My FixitUpLife Tool Reviews: job site-tough MeeMojo iPhone case

Tool reviews come in many forms. Since our phones are with us during projects as anything from flashlight to ‘what do I do now?!’ machines, I see them as tools. Like a miter saw or nailer, they must be versatile and tough. Since they’re not, MeeMojo’s case is. It’s a thing of beauty too.

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Tool reviews are fun, even for electronics. MeeMojo’s iPhone 6+ case delivers.

So far, I have not found the perfect solution for an iPhone case, but the MeeMojo Edge unit comes darn close. Aluminum alloy, uber durable and cool-looking, it hits on a lot of metrics for me.

As a carpenter, contractor, writer of tool reviews and bona fide klutz, I need my phone to be protected during the work day, whether that’s resting on a workbench or snugged inside my tool pouch.


Assembly is easy and wonderfully simple. Use the provided Allen key to screw the halves together. Two precisely machined plastic wedges tuck in between that metal sandwich to trap the phone inside. This is 10-times better than the plastic units I’ve owned that require surgical skill, some Jedi powers, and a 8-ton press to snap together just right.

It’s tough. The MeeMojo case is two pieces of solid aluminum alloy. The engines in some Ford F-150 trucks are aluminum. And yes, I have dropped the phone with nary a scratch or hiccup seeing if I got any likes on Instagram.

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The open-ish back gives little ridges for your fingers to hold, but does leave the phone exposed, to a degree.

Smooth but easy to hold is a tough balance to reach—same with gloves, ironically— but this iPhone case does just that. There are no latches, doors, port covers or other $%^&* festooning or complicating this case. It slides into and out of my pocket or tool pouch with ease. At the same time, it is not slippery.

The open body of the phone case gives your fingers surface and ridges to nestle into, so when you’re holding it, there’s something to actually hold. Say, for example, you’re taking that epic selfie and your wrist is contorted just so to press the shutter button and hold the camera at the angle where you look your most heroic: The MeeMojo is easier to hang on to than other phone cases I’ve owned. Similarly, though less selfie-y, it works if you’re craning your neck to see under a sink or in an attic using the phone’s flashlight.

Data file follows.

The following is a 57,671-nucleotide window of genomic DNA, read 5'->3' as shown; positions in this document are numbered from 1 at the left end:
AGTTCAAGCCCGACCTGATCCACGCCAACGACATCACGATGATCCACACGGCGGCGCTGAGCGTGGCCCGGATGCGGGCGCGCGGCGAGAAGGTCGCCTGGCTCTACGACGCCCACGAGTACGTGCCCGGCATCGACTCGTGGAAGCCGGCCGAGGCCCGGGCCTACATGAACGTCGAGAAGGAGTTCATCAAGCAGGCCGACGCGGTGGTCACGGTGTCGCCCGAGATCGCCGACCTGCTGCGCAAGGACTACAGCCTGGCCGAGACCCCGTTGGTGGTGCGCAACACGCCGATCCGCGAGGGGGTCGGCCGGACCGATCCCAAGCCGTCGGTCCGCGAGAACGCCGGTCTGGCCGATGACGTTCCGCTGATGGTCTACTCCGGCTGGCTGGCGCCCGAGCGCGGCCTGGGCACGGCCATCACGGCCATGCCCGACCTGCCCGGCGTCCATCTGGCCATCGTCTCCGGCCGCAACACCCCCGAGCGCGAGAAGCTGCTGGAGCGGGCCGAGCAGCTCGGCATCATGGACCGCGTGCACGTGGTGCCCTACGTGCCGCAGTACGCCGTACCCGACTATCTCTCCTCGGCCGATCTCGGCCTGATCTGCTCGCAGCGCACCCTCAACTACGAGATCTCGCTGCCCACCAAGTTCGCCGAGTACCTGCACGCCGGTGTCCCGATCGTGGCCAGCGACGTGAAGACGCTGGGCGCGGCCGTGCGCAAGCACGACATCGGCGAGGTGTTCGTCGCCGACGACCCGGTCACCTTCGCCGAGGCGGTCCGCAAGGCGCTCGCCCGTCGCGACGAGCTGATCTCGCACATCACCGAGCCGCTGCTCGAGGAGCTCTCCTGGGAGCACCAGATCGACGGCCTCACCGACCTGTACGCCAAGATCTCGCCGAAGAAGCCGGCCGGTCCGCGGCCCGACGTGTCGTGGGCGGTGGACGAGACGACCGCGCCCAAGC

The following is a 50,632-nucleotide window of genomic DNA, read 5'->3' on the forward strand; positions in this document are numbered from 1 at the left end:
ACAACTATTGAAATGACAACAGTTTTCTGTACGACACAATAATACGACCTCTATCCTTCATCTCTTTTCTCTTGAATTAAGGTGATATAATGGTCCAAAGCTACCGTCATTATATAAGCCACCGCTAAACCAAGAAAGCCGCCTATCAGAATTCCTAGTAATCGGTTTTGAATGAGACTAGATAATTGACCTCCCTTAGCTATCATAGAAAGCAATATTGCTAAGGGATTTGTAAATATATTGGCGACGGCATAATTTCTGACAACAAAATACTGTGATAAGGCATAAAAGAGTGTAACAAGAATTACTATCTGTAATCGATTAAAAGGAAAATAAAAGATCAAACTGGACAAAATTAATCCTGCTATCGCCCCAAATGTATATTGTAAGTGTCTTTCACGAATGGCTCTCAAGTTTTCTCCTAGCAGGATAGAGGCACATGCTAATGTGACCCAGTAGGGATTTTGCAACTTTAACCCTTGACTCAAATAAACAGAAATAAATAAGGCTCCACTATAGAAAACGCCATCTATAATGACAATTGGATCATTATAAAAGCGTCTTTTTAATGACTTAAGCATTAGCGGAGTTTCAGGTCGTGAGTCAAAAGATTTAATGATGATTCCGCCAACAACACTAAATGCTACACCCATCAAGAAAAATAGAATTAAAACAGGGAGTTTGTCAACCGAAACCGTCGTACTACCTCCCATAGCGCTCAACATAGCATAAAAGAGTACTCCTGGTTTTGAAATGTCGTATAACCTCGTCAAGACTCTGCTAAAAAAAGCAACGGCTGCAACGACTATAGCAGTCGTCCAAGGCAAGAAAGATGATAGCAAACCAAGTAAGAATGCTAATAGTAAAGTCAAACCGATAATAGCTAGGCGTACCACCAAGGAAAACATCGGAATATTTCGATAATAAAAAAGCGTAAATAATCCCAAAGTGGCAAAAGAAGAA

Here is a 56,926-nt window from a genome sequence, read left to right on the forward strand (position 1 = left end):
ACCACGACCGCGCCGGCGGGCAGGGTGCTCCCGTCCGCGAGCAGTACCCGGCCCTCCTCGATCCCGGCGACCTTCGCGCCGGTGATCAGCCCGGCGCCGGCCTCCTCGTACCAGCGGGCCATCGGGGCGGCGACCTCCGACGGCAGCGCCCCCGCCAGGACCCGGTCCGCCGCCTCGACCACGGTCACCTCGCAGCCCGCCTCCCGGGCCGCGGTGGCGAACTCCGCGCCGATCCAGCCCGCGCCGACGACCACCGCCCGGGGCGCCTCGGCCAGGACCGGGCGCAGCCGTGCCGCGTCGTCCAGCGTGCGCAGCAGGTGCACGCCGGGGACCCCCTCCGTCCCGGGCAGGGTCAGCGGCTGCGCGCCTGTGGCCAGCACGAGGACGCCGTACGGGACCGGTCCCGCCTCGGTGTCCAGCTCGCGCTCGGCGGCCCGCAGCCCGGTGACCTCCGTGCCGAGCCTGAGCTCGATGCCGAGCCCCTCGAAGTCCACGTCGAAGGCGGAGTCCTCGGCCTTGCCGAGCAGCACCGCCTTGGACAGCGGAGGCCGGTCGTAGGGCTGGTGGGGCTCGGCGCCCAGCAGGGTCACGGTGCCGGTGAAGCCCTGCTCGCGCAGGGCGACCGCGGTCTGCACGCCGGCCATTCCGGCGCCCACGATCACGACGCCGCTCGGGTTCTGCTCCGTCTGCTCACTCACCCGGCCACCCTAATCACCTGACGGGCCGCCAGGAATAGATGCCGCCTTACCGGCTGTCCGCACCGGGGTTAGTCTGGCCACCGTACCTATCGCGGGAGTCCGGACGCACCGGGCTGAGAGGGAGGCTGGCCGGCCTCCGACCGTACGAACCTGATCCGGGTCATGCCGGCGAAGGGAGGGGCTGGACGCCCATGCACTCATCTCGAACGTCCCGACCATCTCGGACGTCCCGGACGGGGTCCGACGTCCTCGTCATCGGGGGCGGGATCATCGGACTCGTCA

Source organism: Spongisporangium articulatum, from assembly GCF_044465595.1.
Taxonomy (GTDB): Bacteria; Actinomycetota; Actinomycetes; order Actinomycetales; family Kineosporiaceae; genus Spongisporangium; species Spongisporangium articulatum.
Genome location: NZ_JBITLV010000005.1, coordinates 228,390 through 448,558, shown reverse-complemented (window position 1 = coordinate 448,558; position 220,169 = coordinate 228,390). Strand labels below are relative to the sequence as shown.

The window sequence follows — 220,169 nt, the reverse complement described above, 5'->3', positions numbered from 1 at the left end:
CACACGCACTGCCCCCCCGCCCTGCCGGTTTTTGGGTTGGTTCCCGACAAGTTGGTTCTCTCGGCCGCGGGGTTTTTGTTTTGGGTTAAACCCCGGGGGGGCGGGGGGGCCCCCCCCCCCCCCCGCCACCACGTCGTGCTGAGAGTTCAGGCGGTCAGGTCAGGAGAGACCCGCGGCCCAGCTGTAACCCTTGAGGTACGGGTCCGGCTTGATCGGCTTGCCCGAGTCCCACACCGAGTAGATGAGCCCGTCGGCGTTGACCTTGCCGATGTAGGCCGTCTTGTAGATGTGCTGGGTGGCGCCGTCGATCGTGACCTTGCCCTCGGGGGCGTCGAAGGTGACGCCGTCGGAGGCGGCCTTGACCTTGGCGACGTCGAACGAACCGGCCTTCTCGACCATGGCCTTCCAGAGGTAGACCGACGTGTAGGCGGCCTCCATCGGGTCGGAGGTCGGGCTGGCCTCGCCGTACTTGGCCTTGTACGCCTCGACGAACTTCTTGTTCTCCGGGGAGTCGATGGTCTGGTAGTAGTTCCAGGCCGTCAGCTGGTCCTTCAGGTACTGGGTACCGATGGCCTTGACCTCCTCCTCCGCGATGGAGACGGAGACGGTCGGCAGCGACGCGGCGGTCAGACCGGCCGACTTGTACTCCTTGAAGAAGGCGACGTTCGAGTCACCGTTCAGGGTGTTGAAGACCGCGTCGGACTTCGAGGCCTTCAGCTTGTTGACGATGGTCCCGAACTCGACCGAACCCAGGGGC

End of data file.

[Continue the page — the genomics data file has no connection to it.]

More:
It is incredibly reasonably priced for what it delivers: About $80.

It is mercifully NOT plastic giving it an oddly ‘tooled’ feel. It’s like a person touched this to create it somewhere in the supply chain. Like it was made, not molded. That said, I know its milled on a CNC machine, but still.

It looks cool and people actually ask me about it. Yeah, I said it.

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Oh, who likes my photo on Instagram?!

(Not Really) Dislikes

It’s hard to say I have any dislikes about the MeeMojo iPhone case.

Reason is, it doesn’t claim to be anything beyond what it is. I had a $100 LifeProof (plus more $ for a belt clip that failed and a windshield mount that was baffling) that claimed to be waterproof. I suppose it was until the port covering the charger at the base of the phone immediately failed and wouldn’t shut. And they forget to mention that sound quality is trash once the phone is gasketed in that plastic tomb. With the MeeMojo, it’s not waterproof—I really don’t need that feature, even on a jobsite—and the charger ports, camera, and flash are accessible; sound quality undiminished.

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MeeMojo is easier to hold than other cases I’ve owned. Also, people really do ask me about it. Coolness: Level 1,000

I can also reach and swipe the utility feature on iPhone that immediately pulls up the flashlight, camera, etc. Again, LifeProof and (I think the OtterBox I had before that) masked it so I had to search for a flashlight app. #FirstWorldProblem, but still, it’s six steps instead of two.

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MeeMojo’s open-body design enables quick access to swipe-up utility functions on iPhone obscured by other phone cases I’ve used.

And I suppose that open body style could be a weak link for some users.

While the phone body is housed in bad-boy aluminium (as the British say, apparently incorrectly), it is also open. This, in my opinion, protects the unit more from me dropping it than me dropping something on it—which, knock on alloy—has never happened. To that end, I think a screen protector would be a smart move as an insurance policy for the glass. And not dropping a shovel or concrete block on it will also help.

For belt-clip enthusiasts (yes, harkening back to the days of smaller phones, being able to clip anything to a belt rather than have it in my pocket is good in life and on the job site) there appears to be no provision for a belt attachment. To date, all the smart phone belt clips I’ve tried have been more trouble than they’re worth. I point this out not because it’s bad, rather, if you’ve got to have it on your belt like Kirk and Spock-style communicators, you’ll need to tigg weld something yourself.

While the name sounds like an animae game my son might like—MeeMojo!—the phone case delivers grown-up performance.

More tool reviews here.

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